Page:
This is very similar to the reflective cycle.  Brown (cited in Roberts 2000) takes things a stage further in the Action Learning Cycle (note the change from active):

Action learning is cyclic. It is about:

1.  taking action in the real world

2.  reflecting on the results of the action

3.  drawing conclusions from reflection

4.  planning how to do it better next time

5.  then repeating the cycle

Brown suggests forming learning sets – small groups that meets regularly to discuss common problems and look for solutions.

Bandura (cited in Turnock and Mullholland 2007: 15-16) in his Social Learning Theory highlights how most human behaviour is acquired through modelling; through the observations of others.  Mediation via language, images and other devices assists the process.  Motivation to model behaviour is enhanced by association with status and/or perceived functional value.

Social learning theory explains human behaviour in terms of continuous reciprocal interactions between cognitive, behavioural and environmental influences. The component processes underlying observational learning are: Attention, Retention, Motor Reproduction and Motivation (Turnock and Mulholland 2007: 16).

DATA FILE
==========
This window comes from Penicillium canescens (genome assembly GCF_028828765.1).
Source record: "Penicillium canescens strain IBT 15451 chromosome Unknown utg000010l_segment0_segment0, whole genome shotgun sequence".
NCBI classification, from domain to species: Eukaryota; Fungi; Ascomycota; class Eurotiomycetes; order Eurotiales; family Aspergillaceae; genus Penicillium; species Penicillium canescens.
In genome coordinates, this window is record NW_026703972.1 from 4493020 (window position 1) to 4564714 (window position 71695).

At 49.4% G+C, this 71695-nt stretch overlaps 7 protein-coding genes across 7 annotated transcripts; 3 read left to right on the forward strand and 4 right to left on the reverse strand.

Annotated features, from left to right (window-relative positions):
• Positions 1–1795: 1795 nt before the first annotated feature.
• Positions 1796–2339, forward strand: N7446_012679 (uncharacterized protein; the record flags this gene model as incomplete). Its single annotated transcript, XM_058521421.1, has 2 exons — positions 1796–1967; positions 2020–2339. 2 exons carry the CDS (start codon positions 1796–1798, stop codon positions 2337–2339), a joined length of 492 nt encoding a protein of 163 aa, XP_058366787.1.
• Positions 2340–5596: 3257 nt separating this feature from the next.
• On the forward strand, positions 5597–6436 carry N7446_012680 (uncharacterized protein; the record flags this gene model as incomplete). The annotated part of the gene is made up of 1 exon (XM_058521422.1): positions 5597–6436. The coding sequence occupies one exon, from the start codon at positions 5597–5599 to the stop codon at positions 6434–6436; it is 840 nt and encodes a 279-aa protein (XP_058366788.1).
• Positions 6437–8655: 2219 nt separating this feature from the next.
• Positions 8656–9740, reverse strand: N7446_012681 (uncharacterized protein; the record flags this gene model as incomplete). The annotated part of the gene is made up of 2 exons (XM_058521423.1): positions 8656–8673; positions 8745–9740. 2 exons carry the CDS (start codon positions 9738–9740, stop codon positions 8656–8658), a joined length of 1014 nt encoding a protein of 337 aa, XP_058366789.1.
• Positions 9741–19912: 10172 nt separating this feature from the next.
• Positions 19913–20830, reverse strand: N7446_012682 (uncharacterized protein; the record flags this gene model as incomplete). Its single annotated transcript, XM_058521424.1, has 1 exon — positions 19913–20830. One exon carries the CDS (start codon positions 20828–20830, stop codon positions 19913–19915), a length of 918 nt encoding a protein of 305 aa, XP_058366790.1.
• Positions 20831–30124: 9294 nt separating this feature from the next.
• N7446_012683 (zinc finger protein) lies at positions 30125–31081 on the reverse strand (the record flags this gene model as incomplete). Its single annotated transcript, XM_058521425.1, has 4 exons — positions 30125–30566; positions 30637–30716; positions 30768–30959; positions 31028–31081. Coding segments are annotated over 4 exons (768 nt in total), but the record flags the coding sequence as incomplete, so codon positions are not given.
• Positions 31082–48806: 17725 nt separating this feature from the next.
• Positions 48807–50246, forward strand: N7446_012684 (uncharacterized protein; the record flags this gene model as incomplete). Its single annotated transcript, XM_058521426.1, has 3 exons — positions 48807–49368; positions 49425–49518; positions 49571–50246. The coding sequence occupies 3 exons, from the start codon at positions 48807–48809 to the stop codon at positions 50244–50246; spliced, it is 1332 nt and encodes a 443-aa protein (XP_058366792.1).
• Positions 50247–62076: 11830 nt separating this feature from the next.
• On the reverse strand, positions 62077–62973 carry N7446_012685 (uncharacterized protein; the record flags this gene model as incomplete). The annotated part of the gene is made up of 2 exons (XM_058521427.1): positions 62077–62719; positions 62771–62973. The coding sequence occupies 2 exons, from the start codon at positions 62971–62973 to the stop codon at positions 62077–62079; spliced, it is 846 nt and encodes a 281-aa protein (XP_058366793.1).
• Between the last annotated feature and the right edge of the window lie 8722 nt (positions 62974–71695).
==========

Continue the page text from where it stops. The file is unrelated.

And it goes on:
Other theorists have developed Experiential Learning and Social Learning Theory into situated learning theory and cognitive apprenticeship.  Oliver (1999) develops the continuum from Virginia Tech (2006) cited above a little further to explain how situated learning fits in:

Oliver's Continuum

(Adapted from Oliver, 1999)

This is highly significant for what kind of teacher one is trying to be and the teaching methods employed, which will be discussed in later sections of these notes.

 “Situated learning theory and the cognitive apprenticeship model based on it suggest skills be acquired through authentic contexts and by communicating with peers and experts about those contexts” (Oliver 1999).  The focus is on understanding knowledge and learning in the context in which it will be applied.  Situated learning concerns the transfer of knowledge and skills to their practical performance.  A key concept is that of cognitive apprenticeship, which is highly relevant to role modelling, and so it will be considered in the section on role modelling.

  • Look at each of the theories above, in turn.  Make a note how each of then might influence your approach to a learner, to learning and to teaching.